Bud break for our Sauvignon Blanc happened , March 25, 2014. It is a week ahead of last year. If you remember, due to the location of the very small Sauvignon Blanc vineyard, it does not get as much sun as the Pinot Noir. Consequently we harvested these grapes 6 weeks after the Pinot Noir, at the end of October. This year I will try and alter the vines so that we will pick in mid-September. How you ask? Normally each shoot will produce 2 grape bunches. For the 29 vines near the house I will take off one of the bunches so the shoot will put all its energy into one bunch. By the way, some vineyards in Napa do this to their Cabnernet to enhance flavor. For the 5 new vines at the entrance of the Pinot vineyard, those get plenty of sun and I’ll leave 2 bunches. I’m hoping this will both hasten ripening and also produce better wine. I’m guessing we will get about 7 cases for 2014. Follow along…and check back in September to see if this experiment works!
Our 2013 Sauvignon Blanc and Pinot Noir are enjoying the cold temperatures here at Turtle Vines. Not like the rest of the country, but cold enough for wine!
A lot of people ask…”What do you do in the winter?” Well, you need to rack off the dead yeast (lees), check pH and acidity, determine if secondary fermentation is complete, sulfur the wine so it does not go bad…and of course taste the wine and make sure something “funky” is not going on while you weren’t watching. Right now we don’t have all the equipment for testing, so we are sending it to a lab…here are the results and the actions we took.
By the way, did a blind tasting of our 2013 Sauvignon Blanc vs 2011 Matanzas Creek Sauvignon Blanc and even as ours is only 3 months old 3 of 4 people preferred it!
Alcohol – 12.7%
TA – .375 … sulfured to 0.6 g/100ml
pH – 4.1 … will come down to around 3.9 after acid addition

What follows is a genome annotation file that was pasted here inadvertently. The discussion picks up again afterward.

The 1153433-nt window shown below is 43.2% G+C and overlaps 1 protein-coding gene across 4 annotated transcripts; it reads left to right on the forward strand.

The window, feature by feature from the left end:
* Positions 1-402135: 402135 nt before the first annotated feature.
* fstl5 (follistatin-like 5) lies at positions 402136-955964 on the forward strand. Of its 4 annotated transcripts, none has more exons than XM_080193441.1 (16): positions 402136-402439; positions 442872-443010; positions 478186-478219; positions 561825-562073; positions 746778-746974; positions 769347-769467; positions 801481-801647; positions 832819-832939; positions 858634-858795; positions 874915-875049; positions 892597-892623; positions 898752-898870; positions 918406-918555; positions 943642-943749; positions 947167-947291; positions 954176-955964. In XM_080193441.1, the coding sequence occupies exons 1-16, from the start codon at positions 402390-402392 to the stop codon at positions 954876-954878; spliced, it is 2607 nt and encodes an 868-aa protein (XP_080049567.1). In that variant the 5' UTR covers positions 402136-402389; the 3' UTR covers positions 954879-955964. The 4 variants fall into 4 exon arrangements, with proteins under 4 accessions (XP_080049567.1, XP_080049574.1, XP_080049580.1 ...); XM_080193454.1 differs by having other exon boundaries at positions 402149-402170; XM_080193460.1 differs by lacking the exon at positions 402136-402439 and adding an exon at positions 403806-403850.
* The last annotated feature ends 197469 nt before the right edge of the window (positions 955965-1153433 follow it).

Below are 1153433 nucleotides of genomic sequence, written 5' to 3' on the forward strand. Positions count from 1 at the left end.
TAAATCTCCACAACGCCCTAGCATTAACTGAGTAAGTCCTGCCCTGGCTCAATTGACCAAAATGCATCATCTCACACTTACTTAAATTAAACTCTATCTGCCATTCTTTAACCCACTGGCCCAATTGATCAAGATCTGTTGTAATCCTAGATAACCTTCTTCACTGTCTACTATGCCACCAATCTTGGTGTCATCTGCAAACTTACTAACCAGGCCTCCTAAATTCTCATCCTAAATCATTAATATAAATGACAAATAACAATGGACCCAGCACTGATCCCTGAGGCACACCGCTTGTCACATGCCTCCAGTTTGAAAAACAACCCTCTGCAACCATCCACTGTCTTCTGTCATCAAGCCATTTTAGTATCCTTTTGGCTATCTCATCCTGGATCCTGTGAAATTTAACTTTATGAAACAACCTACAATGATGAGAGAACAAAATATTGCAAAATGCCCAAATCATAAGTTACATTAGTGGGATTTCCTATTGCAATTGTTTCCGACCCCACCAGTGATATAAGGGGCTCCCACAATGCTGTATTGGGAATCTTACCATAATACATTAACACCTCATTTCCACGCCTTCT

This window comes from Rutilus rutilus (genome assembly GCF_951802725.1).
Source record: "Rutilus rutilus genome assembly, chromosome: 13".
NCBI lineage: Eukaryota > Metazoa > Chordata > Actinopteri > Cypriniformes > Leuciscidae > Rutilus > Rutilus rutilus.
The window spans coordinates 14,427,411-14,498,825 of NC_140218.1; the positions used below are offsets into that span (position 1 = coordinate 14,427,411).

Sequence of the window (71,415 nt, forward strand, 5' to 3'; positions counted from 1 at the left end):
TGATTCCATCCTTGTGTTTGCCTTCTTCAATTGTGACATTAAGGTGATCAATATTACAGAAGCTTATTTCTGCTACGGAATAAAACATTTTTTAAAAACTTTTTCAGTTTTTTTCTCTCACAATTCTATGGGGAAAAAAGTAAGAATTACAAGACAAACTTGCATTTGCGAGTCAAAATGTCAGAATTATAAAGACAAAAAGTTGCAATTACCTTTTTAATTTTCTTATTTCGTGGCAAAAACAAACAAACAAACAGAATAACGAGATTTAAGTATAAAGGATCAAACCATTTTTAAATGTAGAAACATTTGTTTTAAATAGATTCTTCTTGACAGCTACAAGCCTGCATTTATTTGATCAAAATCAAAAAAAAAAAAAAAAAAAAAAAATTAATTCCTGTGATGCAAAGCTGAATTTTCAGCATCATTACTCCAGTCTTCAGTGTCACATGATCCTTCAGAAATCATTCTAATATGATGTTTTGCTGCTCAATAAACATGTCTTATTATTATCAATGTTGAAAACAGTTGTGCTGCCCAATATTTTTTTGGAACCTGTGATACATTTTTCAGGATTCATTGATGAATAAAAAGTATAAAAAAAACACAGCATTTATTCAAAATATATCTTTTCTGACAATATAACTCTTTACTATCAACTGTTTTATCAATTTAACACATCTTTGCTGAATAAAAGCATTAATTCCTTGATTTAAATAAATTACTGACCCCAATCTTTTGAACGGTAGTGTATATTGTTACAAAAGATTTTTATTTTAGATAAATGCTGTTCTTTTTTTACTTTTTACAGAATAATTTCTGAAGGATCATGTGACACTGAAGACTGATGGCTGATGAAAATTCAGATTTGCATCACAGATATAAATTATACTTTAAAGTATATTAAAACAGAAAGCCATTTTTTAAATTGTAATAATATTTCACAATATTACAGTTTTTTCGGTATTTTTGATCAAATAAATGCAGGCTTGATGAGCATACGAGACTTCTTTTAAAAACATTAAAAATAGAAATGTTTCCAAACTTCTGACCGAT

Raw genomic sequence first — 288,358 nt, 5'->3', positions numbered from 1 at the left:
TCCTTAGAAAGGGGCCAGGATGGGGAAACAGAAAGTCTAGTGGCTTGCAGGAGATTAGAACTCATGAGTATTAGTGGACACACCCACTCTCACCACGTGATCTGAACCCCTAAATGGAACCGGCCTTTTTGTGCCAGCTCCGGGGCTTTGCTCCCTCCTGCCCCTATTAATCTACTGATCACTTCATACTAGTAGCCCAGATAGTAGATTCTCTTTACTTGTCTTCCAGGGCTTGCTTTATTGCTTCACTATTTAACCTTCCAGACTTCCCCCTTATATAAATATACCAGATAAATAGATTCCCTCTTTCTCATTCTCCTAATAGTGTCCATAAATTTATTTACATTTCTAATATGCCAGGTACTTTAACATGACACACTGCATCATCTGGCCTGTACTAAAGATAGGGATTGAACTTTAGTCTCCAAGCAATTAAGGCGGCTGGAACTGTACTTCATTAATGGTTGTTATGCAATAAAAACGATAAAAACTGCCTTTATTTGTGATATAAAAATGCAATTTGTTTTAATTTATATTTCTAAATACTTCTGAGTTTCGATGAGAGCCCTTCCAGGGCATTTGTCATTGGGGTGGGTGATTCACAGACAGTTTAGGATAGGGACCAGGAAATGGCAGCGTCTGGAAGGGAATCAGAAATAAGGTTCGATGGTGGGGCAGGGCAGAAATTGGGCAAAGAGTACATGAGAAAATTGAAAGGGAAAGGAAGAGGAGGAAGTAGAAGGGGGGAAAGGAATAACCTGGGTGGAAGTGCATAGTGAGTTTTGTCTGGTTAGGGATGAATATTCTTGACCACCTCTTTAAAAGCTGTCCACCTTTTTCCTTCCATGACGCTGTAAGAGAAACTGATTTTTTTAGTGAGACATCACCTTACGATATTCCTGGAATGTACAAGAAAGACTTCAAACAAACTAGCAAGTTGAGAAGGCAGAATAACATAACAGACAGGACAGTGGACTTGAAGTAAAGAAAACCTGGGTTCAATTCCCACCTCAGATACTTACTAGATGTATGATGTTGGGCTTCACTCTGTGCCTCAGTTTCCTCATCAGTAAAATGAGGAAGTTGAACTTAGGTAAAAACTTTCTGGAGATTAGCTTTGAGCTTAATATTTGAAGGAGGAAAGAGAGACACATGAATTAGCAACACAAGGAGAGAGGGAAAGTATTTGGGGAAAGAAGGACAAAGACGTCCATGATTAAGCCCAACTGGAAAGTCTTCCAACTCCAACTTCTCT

Sulfured to 60ppm
Alcohol – 13.9%
TA – 0.465 … adjusted to 0.55 g/100ml
pH – 3.95 … will come down to around 3.85 after acid addition
Sulfured to 75ppm
All of our 2013 wine is now set for the winter. The Pinot Noir is undergoing malolactic fermentation and probably won’t finish for at least a month or longer depending on the temperature of the garage. The Sauvignon Blanc is finishing primary fermentation and we will introduce malolactic bacteria in a few weeks when we rack a third time.
So…31 cases of Pinot Noir (we sold 2.1 tons of grapes) and 4.7 cases of Sauvignon Blanc!
We waited for Joey’s friend Jeanette to arrive from Texas and then picked, destemmed and pressed our Sauvignon Blanc.
We ended up with 200 pounds (enough for 4 1/2 cases). Brix 21.5, pH 3.6 and TA 3.9. Just about perfect…with very nice flavor and brown seeds. Last year we picked at the same time as the Pinot, but this year I put a little to much fruit on the vines so it had to ripen for an extra 6 weeks.
Joey with her harvest
We pulled out all the same equipment as with the Pinot. The real exception with white vs red is you ferment the red on its skins and with the white you press it right away. The press held the 200 pounds easily, in fact I think we could have had 600 pounds in the 170L press.
Here is the wine after we racked the gross lees. You can see that the fermentation has started after we added yeast on 10/21. It should take around 8 days and then we will rack off the lees and add malolactic bacteria and let it ferment again for a few months.